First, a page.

Your doctor can help you find out what your target heart rate is. Your target rate may be different from a person who does not have heart disease. This is especially true if you are taking medicine that affects your heart rate, such as beta-blockers, calcium channel blockers, or digoxin.
You can use your target heart rate to know how hard to exercise to gain the most aerobic benefit from your workout. You can exercise within your target heart rate to either stay at or raise your aerobic fitness level. To raise your fitness level, you can work harder while exercising, to raise your heart rate toward the upper end of your target heart rate range. If you have not been exercising regularly, you may want to start at the lower end of your target heart rate range and gradually exercise harder.
Target heart rate is only a guide. Each person is different, so pay attention to how you feel, how hard you are breathing, how fast your heart is beating, and how much you feel the exertion in your muscles.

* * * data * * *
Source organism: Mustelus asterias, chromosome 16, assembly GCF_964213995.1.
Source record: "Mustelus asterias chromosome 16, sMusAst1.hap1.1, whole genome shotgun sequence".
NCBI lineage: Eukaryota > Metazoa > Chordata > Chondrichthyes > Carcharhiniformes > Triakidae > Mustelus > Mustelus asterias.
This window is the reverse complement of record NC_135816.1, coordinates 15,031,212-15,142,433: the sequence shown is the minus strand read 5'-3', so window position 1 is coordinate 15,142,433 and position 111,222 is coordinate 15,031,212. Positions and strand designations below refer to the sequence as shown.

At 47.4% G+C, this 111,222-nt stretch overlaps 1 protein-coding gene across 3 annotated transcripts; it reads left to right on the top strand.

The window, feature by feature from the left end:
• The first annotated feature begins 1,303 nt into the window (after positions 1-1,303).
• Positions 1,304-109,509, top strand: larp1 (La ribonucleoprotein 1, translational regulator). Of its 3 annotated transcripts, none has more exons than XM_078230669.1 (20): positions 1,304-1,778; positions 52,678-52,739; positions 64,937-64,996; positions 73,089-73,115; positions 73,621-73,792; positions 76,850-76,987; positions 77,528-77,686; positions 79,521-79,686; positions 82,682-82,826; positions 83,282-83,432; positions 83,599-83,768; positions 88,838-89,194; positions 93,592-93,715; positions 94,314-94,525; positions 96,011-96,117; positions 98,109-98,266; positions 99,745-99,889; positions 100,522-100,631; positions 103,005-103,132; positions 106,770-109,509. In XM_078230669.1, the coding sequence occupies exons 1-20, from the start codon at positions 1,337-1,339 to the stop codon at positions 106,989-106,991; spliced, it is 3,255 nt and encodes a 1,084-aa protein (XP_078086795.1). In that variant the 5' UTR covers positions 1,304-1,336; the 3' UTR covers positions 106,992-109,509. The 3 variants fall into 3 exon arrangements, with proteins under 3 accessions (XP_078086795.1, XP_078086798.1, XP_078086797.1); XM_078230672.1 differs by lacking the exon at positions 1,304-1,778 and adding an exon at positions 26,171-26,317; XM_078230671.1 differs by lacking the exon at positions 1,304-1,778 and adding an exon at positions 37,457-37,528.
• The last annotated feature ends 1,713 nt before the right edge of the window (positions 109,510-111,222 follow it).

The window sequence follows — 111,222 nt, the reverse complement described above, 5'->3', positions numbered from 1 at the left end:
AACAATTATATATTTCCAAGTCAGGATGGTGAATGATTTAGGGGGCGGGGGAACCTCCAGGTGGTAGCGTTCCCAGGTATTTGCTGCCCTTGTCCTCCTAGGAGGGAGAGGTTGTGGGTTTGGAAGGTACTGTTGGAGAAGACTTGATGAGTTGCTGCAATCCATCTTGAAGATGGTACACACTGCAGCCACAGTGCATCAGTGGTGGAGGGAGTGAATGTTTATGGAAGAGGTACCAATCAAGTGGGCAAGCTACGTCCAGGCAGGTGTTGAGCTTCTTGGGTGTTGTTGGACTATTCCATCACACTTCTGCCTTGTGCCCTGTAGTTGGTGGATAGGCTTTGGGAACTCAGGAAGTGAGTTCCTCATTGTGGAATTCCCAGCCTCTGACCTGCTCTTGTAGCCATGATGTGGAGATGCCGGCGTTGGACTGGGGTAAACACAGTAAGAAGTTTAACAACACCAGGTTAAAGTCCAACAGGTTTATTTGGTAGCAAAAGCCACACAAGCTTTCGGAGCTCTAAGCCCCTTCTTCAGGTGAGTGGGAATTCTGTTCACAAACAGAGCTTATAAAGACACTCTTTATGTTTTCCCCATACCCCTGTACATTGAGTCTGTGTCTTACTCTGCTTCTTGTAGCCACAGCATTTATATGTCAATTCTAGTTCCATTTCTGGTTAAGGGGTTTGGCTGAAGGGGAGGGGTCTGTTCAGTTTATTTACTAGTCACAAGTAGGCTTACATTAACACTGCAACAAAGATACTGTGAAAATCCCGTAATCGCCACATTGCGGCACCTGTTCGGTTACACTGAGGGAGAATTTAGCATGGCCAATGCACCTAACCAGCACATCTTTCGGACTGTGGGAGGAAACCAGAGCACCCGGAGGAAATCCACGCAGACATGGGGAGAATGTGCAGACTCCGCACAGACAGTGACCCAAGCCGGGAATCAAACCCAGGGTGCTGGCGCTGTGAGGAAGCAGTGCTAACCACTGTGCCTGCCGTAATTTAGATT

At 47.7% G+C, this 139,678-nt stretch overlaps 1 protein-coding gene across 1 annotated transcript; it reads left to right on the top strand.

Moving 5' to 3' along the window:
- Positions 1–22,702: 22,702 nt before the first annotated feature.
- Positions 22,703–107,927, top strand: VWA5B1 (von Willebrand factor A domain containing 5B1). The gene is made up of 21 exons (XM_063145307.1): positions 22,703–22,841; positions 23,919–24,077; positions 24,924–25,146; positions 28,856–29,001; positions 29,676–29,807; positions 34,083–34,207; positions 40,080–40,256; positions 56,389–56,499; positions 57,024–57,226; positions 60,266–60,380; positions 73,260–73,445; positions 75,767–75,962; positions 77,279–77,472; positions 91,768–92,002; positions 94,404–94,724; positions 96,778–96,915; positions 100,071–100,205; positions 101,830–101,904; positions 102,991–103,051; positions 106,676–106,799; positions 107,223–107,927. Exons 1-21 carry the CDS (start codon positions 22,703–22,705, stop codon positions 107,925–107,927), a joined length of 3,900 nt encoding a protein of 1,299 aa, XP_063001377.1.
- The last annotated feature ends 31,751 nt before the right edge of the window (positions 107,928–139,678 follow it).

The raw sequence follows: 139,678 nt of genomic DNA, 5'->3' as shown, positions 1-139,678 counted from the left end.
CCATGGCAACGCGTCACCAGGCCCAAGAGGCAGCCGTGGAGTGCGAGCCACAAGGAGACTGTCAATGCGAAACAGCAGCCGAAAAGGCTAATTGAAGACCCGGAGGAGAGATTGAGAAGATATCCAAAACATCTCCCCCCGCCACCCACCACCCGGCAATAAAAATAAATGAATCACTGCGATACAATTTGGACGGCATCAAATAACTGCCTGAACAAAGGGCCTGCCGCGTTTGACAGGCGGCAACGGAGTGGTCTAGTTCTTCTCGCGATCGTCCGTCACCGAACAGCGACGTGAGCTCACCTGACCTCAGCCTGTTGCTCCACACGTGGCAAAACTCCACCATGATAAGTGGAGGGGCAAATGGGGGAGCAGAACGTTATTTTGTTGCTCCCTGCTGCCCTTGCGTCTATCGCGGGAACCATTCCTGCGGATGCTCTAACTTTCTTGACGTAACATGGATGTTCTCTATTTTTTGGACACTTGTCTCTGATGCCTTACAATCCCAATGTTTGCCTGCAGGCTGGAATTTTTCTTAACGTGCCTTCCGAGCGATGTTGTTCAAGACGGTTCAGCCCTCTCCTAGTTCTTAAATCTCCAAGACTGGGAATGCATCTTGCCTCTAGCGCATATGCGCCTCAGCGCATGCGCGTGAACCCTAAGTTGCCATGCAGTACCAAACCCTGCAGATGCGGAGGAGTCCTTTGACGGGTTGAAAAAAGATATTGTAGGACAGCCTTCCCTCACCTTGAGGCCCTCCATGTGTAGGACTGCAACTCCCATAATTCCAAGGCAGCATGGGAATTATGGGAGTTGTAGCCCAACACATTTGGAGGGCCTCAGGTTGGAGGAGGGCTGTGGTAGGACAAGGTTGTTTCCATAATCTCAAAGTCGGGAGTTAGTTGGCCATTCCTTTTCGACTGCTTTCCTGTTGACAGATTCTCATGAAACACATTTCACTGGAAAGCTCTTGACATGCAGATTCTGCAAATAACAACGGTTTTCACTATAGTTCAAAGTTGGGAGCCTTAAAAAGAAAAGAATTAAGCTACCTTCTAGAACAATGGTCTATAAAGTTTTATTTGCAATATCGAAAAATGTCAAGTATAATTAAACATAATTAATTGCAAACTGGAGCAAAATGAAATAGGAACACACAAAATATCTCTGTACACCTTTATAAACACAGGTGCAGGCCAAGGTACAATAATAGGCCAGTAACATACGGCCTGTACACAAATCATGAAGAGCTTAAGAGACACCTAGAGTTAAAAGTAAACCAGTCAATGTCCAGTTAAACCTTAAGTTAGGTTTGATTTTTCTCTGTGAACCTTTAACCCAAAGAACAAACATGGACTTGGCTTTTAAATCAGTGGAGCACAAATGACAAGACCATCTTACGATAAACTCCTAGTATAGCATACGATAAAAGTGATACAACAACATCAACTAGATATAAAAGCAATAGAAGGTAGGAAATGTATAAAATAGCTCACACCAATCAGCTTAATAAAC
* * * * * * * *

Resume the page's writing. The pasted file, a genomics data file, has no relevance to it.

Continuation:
How often you should exercise depends on several factors. Some exercise programs recommend exercising a minimum number of days a week. The American Heart Association and other groups suggest moderate activity for at least 2½ hours a week. One way to do this is to be active 30 minutes a day, at least 5 days a week. It's fine to be active in blocks of 10 minutes or more throughout your day and week. The best number of days for you may depend upon your time availability, your exercise intensity, the duration of each session, and of course, your overall goals. If you exercise at a lower intensity level, you may want to exercise more frequently. Studies have shown that no significant differences in aerobic capacity are found whether these are consecutive or alternate days. If you are trying to lose weight, talk to your doctor about how much exercise you need.